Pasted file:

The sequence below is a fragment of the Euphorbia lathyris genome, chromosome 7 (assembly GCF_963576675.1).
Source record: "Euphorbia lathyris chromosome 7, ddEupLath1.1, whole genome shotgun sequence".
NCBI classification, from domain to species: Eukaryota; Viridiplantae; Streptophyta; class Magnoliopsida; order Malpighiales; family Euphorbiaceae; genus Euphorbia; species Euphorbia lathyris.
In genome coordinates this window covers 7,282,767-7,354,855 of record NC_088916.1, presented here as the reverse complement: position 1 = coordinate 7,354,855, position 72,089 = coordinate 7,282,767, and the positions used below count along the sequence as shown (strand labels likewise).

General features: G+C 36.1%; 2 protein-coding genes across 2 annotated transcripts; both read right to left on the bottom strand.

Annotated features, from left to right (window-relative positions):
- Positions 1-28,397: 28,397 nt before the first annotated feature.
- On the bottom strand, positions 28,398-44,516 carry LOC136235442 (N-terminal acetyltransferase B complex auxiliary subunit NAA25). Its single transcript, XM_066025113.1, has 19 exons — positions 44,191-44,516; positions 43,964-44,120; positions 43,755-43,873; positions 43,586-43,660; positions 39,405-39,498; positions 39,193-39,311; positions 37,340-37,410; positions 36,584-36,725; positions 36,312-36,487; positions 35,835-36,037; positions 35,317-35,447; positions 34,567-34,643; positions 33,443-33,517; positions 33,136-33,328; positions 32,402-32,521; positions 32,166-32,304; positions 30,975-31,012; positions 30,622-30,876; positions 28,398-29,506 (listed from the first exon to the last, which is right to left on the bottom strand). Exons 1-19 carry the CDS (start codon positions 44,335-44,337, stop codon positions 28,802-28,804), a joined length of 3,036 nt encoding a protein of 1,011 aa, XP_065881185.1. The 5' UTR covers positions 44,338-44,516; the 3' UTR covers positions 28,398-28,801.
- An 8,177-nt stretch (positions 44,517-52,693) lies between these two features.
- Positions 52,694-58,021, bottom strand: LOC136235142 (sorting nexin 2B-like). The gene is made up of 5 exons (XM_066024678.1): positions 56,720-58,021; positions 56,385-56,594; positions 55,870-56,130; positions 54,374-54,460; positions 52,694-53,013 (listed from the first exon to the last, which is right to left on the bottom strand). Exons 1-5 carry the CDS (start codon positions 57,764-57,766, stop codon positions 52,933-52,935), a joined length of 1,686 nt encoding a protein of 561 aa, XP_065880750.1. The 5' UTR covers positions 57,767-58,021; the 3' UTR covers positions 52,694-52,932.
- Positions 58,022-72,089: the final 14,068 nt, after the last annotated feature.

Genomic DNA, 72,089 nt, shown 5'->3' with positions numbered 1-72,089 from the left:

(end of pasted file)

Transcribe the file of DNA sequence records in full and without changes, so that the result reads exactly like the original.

The sequence below is a fragment of the Euphorbia lathyris genome, chromosome 7 (assembly GCF_963576675.1).
Source record: "Euphorbia lathyris chromosome 7, ddEupLath1.1, whole genome shotgun sequence".
NCBI classification, from domain to species: Eukaryota; Viridiplantae; Streptophyta; class Magnoliopsida; order Malpighiales; family Euphorbiaceae; genus Euphorbia; species Euphorbia lathyris.
In genome coordinates this window covers 7,282,767-7,354,855 of record NC_088916.1, presented here as the reverse complement: position 1 = coordinate 7,354,855, position 72,089 = coordinate 7,282,767, and the positions used below count along the sequence as shown (strand labels likewise).

General features: G+C 36.1%; 2 protein-coding genes across 2 annotated transcripts; both read right to left on the bottom strand.

Annotated features, from left to right (window-relative positions):
- Positions 1-28,397: 28,397 nt before the first annotated feature.
- On the bottom strand, positions 28,398-44,516 carry LOC136235442 (N-terminal acetyltransferase B complex auxiliary subunit NAA25). Its single transcript, XM_066025113.1, has 19 exons — positions 44,191-44,516; positions 43,964-44,120; positions 43,755-43,873; positions 43,586-43,660; positions 39,405-39,498; positions 39,193-39,311; positions 37,340-37,410; positions 36,584-36,725; positions 36,312-36,487; positions 35,835-36,037; positions 35,317-35,447; positions 34,567-34,643; positions 33,443-33,517; positions 33,136-33,328; positions 32,402-32,521; positions 32,166-32,304; positions 30,975-31,012; positions 30,622-30,876; positions 28,398-29,506 (listed from the first exon to the last, which is right to left on the bottom strand). Exons 1-19 carry the CDS (start codon positions 44,335-44,337, stop codon positions 28,802-28,804), a joined length of 3,036 nt encoding a protein of 1,011 aa, XP_065881185.1. The 5' UTR covers positions 44,338-44,516; the 3' UTR covers positions 28,398-28,801.
- An 8,177-nt stretch (positions 44,517-52,693) lies between these two features.
- Positions 52,694-58,021, bottom strand: LOC136235142 (sorting nexin 2B-like). The gene is made up of 5 exons (XM_066024678.1): positions 56,720-58,021; positions 56,385-56,594; positions 55,870-56,130; positions 54,374-54,460; positions 52,694-53,013 (listed from the first exon to the last, which is right to left on the bottom strand). Exons 1-5 carry the CDS (start codon positions 57,764-57,766, stop codon positions 52,933-52,935), a joined length of 1,686 nt encoding a protein of 561 aa, XP_065880750.1. The 5' UTR covers positions 57,767-58,021; the 3' UTR covers positions 52,694-52,932.
- Positions 58,022-72,089: the final 14,068 nt, after the last annotated feature.

Genomic DNA, 72,089 nt, shown 5'->3' with positions numbered 1-72,089 from the left: